When I turn on any of my Leach amplifiers...

1. Switch on the front panel powers a small 63VA 18+18V transformer.
2. The blue relay closes immediately, so 545VA transformer is also powered, but in series with ceramic resistors that are 90 Ohm and 34W combined.
3. White/transparent relay, driven by Rod Elliot's soft-start delay circuit, bypasses the 34W (actually two 17W 180 Ohm) resistors.
When switching off...
4. After turning off the front panel switch, white/transparent relay disconnects in less than 0.5 seconds. Same applies during a brownout/blackout or other mains failure, so when power comes back, the soft-start delay starts over again.
5. After about 4 seconds, the blue relay also disconnects.
This way, I can use a 2.5A slow-blow fuse (could maybe use even a fast one) for the big transformer rated 230V 545VA (which comes to 2.37A). Before adding the second relay, that was having the switch power both transformers, I lost a couple of fuses when switching off the amp.

http://www.cs.helsinki.fi/u/kmtsundq/releko.html is a close-up of the relay card. And I'm not going to translate that.

This one above was one of the two first one-chan units with Papst fans. Below are pictures of the unfinished (now almost finished) fourth one-chan fan-less Amp.

http://www.cs.helsinki.fi/u/kmtsundq/l4kuvat/rivat.jpg
http://www.cs.helsinki.fi/u/kmtsundq/l4kuvat/l4apuko.jpg
http://www.cs.helsinki.fi/u/kmtsundq/l4kuvat/mainkortti.jpg
(There you can see my modifications for 4+4 power transistors)
http://www.cs.helsinki.fi/u/kmtsundq/l4kuvat/leiaut.jpg
(The picture's name is a joke on how 'layout' is pronounced)

Also, if you plan to use led lights on 110..240V AC, I recommend using a diode bridge and a big enough resistor. With a capacitor instead of a resistor you will just eventually destroy the led in one single charge peak.

Those eight 1N4007's there in the l4apuko.jpg are diode bridges for the front panel's leds.

-Kimmo Sundqvist, ashamed enough but not too much because of the build quality or maybe lack of it
 
tschrama said:
Why is class A so popular ?

Because it alows low feedback, low openloop gain, simple designs and a nice impression to your friends "wow.. a Class A amplifier.. must be pretty good then huh.."

I measured my output power yesterday.. didn't need more than 3 Watt's at any time...

think about it..

Will I need more than 3 watts to compete with two guitars and a bass?
 
In a band situation.. yes you will !

.. things rises up pretty fast ...

I play the guitar myself and nothing beats the acoustical-feedback-sustain of a 50Watt marshall tube powerstage clipping constanly to 90Watt rms through a 100dB efficient 4x12"stack .. yep.. people go deaf that way! What I mean is that in a pratice room or stage situation things are quite different and you need lots of power.
 
Why Class AB in non-power situations?

Hi,

I thought this might be an appropriate place to post this question.

I have any number of tape recorders, both cassette and reel to reel.

I noticed that the final stage of the line amps -- so the ones leading to "LINE OUT" RCA jacks -- all contain complementary PNP / NPN transistors in what looks like push-pull configurations. That is both so in older machines with discrete transistors as well as newer ones with ICs, like this one used in a TASCAM:

http://www.njr.com/semicon/PDF/NJM4558_NJM4559_E.pdf

Why would one do so? Do not push-pulls introduce crossover distortion where the transistors turn off and on and require a lot of feedback to correct it? I thought push-pull configurations were used in power stages because it is far more efficient to do so than using a Class A design. But in a low power "Line Out" stage is this not unnecessary?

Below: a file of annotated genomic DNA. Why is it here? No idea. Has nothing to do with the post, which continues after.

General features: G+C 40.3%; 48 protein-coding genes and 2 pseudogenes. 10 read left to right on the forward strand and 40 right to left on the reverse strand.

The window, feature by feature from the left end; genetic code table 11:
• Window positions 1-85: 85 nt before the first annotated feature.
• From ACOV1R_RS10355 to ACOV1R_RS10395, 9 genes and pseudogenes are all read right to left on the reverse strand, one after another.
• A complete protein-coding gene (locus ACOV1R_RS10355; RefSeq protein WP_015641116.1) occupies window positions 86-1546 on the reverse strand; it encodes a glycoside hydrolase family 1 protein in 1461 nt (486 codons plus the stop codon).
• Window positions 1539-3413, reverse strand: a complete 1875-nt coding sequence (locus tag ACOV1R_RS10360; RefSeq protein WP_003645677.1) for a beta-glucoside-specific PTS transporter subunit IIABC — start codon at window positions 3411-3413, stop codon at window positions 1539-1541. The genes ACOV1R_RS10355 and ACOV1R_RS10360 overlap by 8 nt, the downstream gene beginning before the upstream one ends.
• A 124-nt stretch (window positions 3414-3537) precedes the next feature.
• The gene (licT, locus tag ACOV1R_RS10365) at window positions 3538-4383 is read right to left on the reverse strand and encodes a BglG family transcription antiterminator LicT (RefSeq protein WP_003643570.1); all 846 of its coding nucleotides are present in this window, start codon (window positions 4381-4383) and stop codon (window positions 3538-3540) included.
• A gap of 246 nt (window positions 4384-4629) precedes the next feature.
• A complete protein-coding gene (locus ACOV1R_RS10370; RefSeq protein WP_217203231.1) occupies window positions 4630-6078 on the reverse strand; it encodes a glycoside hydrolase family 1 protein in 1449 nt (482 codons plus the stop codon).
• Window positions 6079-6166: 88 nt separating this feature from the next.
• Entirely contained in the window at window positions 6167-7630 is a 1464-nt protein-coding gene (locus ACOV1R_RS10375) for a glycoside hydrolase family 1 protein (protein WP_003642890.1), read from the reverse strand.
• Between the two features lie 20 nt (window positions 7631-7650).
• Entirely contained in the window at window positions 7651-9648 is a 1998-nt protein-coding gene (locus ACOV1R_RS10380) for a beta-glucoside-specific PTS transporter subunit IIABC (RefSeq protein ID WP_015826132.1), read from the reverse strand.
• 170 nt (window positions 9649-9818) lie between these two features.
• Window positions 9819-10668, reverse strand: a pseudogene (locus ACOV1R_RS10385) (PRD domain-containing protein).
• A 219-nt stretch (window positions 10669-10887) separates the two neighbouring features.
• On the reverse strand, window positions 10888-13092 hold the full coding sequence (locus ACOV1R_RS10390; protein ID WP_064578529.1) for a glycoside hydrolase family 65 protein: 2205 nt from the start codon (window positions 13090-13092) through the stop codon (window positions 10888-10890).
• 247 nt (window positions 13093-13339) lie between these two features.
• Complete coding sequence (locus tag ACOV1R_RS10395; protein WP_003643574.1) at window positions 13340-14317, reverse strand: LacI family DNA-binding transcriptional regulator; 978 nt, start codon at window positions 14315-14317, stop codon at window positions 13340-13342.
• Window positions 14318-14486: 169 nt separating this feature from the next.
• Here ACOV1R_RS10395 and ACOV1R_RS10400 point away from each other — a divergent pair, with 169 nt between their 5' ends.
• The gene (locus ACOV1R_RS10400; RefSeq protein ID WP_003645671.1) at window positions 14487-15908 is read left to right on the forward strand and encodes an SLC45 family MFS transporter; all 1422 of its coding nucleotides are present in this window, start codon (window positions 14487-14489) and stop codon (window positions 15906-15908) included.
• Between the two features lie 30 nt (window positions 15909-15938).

Push-pull probably also helps with a lower output impedance perhaps?

In sum, I am confused why this seems to be done universally in commercial products.

I will appreciate any thoughts.
 
I think there are many discrete designs with single-ended class-A line outputs, the QUAD-33 pre-amplifier for example. Push-pull class-AB may be useful in professional equipment that has to be able to drive 600 ohm loads, or for line outputs that are also used as headphone outputs.

Op-amps almost invariably have class-(A)B outputs because they are intended to be more or less universal, and some users want a low supply current and others a large output driving capability.
 

benb

Member
2010-04-24 1:52 am
Hi,

I thought this might be an appropriate place to post this question.

I have any number of tape recorders, both cassette and reel to reel.

I noticed that the final stage of the line amps -- so the ones leading to "LINE OUT" RCA jacks -- all contain complementary PNP / NPN transistors in what looks like push-pull configurations. That is both so in older machines with discrete transistors as well as newer ones with ICs, like this one used in a TASCAM:

http://www.njr.com/semicon/PDF/NJM4558_NJM4559_E.pdf

Why would one do so? Do not push-pulls introduce crossover distortion where the transistors turn off and on and require a lot of feedback to correct it? I thought push-pull configurations were used in power stages because it is far more efficient to do so than using a Class A design. But in a low power "Line Out" stage is this not unnecessary?

Push-pull probably also helps with a lower output impedance perhaps?

In sum, I am confused why this seems to be done universally in commercial products.

I will appreciate any thoughts.
What you're showing is an IC op-amp, and they're almost always class AB (that's "almost" Class B, but with the output transistors biased so that they're both on during some part of the waveform - yes, this takes more power than "true" Class B but it reduces crossover distortion greatly (even before applying feedback), and still takes a lot less power than Class A.

An equivalent (as far as low impedance output and output signal voltage swing) Class A circuit would take substantially more power and get warm, even thought it's only a "line level" output.

Yes, Class AB circuits have crossover distortion, but in a well-designed circuit (including many or most IC op-amps) that distortion is pretty low, and in higher-end op-amps even insignificant and hard to measure.